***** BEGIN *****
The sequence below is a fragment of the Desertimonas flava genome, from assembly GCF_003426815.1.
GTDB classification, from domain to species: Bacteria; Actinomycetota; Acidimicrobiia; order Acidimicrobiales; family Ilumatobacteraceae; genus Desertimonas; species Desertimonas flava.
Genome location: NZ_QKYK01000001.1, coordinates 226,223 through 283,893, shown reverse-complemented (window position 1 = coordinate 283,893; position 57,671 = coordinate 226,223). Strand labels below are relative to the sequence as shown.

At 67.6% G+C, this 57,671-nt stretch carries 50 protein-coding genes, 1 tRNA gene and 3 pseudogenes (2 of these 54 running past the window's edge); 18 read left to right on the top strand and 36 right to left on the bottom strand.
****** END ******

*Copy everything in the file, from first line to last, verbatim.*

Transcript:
The sequence below is a fragment of the Desertimonas flava genome, from assembly GCF_003426815.1.
GTDB classification, from domain to species: Bacteria; Actinomycetota; Acidimicrobiia; order Acidimicrobiales; family Ilumatobacteraceae; genus Desertimonas; species Desertimonas flava.
Genome location: NZ_QKYK01000001.1, coordinates 226,223 through 283,893, shown reverse-complemented (window position 1 = coordinate 283,893; position 57,671 = coordinate 226,223). Strand labels below are relative to the sequence as shown.

At 67.6% G+C, this 57,671-nt stretch carries 50 protein-coding genes, 1 tRNA gene and 3 pseudogenes (2 of these 54 running past the window's edge); 18 read left to right on the top strand and 36 right to left on the bottom strand.